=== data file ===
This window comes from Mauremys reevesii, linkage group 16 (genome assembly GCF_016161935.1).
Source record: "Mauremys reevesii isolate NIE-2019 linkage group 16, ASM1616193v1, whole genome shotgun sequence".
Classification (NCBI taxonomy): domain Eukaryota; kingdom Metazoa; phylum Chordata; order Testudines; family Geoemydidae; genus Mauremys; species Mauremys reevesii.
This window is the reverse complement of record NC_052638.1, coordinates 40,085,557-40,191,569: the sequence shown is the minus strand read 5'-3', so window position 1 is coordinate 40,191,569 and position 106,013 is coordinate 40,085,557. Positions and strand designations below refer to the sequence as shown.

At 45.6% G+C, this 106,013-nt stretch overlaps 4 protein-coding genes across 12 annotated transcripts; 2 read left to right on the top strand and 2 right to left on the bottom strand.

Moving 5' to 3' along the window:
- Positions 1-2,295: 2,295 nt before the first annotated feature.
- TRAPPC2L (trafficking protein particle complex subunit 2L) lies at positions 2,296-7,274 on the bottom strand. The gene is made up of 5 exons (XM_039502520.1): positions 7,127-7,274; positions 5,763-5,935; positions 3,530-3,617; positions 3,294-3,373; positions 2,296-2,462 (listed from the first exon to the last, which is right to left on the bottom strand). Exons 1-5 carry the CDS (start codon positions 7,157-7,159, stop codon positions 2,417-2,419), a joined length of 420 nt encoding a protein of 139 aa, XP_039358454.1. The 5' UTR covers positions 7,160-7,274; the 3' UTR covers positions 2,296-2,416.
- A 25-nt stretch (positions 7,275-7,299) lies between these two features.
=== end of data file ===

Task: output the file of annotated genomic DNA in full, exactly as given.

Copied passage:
This window comes from Mauremys reevesii, linkage group 16 (genome assembly GCF_016161935.1).
Source record: "Mauremys reevesii isolate NIE-2019 linkage group 16, ASM1616193v1, whole genome shotgun sequence".
Classification (NCBI taxonomy): domain Eukaryota; kingdom Metazoa; phylum Chordata; order Testudines; family Geoemydidae; genus Mauremys; species Mauremys reevesii.
This window is the reverse complement of record NC_052638.1, coordinates 40,085,557-40,191,569: the sequence shown is the minus strand read 5'-3', so window position 1 is coordinate 40,191,569 and position 106,013 is coordinate 40,085,557. Positions and strand designations below refer to the sequence as shown.

At 45.6% G+C, this 106,013-nt stretch overlaps 4 protein-coding genes across 12 annotated transcripts; 2 read left to right on the top strand and 2 right to left on the bottom strand.

Moving 5' to 3' along the window:
- Positions 1-2,295: 2,295 nt before the first annotated feature.
- TRAPPC2L (trafficking protein particle complex subunit 2L) lies at positions 2,296-7,274 on the bottom strand. The gene is made up of 5 exons (XM_039502520.1): positions 7,127-7,274; positions 5,763-5,935; positions 3,530-3,617; positions 3,294-3,373; positions 2,296-2,462 (listed from the first exon to the last, which is right to left on the bottom strand). Exons 1-5 carry the CDS (start codon positions 7,157-7,159, stop codon positions 2,417-2,419), a joined length of 420 nt encoding a protein of 139 aa, XP_039358454.1. The 5' UTR covers positions 7,160-7,274; the 3' UTR covers positions 2,296-2,416.
- A 25-nt stretch (positions 7,275-7,299) lies between these two features.